SC: Permitting govt to occupy somebody’s land can be taken as condoning lawlessness

New Delhi, Nov 24 : The Supreme Court said on Tuesday that although the right to property is not a fundamental right protected under the Constitution, it remains a valuable constitutional right.

The top court directed the Centre to return the lands of some owners in south Bengaluru, and emphasised that economic liberty is a valuable right guaranteed under the Constitution.

A bench comprising Justices Indira Banerjee and S. Ravindra Bhat said, “To permit the state, whether the Union or any state government, to assert that it has an indefinite or overriding right to continue occupying one’s property (bereft of lawful sanction), whatever be the pretext, is no less than condoning lawlessness.”

The bench observed that the courts’ role is to act as the guarantor and jealous protector of the people’s liberties, the right to equality and religion and cultural rights under Part III of the Constitution, or the right against deprivation, in any form, through any process other than law.

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The bench emphasised that any condonation by the court is a validation of such unlawful executive behaviour “which it then can justify its conduct on the anvil of some loftier purpose, at any future time – aptly described as a loaded weapon ready for the hand of any authority that can bring forward a plausible claim of an urgent need”.

The top court allowed an appeal by B.K. Ravichandra and others challenging a Karnataka High Court order, which in 2008 had rejected their claim seeking the Centre to vacate their lands measuring over four acres in Bengaluru South, acquired in 1960s for defence purposes.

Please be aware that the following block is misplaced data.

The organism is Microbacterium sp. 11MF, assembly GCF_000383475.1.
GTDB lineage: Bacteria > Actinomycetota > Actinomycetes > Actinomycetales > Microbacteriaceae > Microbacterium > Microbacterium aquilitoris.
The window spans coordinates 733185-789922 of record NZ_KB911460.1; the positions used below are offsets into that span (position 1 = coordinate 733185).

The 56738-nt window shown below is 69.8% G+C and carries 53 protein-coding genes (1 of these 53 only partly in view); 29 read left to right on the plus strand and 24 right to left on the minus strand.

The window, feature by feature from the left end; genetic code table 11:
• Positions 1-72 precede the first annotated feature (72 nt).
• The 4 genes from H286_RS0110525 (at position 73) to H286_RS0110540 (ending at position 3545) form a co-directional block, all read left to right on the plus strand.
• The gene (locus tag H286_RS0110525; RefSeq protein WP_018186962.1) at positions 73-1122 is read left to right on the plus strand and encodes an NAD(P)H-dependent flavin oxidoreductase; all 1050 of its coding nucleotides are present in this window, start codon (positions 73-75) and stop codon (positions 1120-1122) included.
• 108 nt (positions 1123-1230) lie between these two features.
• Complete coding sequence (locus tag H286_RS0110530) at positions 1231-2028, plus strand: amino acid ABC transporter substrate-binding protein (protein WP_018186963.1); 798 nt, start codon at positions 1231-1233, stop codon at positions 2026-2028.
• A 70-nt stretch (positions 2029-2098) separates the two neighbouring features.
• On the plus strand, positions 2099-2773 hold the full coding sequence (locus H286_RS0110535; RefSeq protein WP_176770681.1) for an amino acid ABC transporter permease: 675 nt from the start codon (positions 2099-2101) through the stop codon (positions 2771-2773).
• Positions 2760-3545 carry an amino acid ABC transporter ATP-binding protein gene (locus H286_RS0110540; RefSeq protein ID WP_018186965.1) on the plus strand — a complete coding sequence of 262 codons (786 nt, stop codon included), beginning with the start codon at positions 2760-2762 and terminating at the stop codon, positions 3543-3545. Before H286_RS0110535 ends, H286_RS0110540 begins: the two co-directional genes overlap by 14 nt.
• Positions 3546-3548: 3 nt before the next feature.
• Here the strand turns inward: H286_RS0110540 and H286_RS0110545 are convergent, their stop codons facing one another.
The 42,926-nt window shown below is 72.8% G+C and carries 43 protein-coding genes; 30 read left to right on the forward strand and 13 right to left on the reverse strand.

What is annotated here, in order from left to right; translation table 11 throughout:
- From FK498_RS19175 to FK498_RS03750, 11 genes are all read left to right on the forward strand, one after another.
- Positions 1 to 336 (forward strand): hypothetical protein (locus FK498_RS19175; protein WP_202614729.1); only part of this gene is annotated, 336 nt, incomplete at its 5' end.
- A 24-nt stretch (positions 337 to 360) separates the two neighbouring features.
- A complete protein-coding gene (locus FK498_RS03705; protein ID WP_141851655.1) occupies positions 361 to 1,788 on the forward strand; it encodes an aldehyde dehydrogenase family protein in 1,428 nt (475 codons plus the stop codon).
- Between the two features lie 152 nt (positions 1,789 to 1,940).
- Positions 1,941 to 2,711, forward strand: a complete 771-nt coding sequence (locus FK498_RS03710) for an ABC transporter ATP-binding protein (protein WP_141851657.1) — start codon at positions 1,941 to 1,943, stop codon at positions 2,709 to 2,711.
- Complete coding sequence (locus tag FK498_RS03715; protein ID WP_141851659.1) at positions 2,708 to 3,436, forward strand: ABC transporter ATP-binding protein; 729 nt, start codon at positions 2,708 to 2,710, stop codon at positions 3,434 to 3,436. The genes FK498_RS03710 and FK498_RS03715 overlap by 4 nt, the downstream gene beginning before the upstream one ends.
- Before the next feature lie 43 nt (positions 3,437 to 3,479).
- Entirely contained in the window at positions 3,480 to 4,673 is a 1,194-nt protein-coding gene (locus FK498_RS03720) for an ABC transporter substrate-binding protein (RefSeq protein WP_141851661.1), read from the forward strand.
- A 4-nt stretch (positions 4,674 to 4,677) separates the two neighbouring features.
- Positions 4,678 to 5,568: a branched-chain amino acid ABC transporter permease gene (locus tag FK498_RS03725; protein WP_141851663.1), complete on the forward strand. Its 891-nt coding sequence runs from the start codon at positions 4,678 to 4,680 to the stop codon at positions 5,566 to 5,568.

The top court noted that the decisions of this court, and the history of the right to property, show that though its pre-eminence as a fundamental right has been undermined, nevertheless, the essence of the rule of law protects it.

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“The evolving jurisprudence of this court also underlines that it is a valuable right ensuring guaranteed freedoms and economic liberty,” added the bench, setting aside the high court verdict, which committed an error in refusing relief to the appellants.

The top court said that 33 years after the cessation of the Union government’s legal possession was a long enough time to be kept away from one’s property, and directed the Centre to hand back possession of the lands within three months.

The bench noted that it is open to the appellants to seek compensation based on fresh fixation of capital value and recurring annual value, based on the different five-year period for the last 20 years. The top court also directed the Centre to pay Rs 75,000 as cost of litigation to the appellants.

Disclaimer: This story is auto-generated from IANS service.

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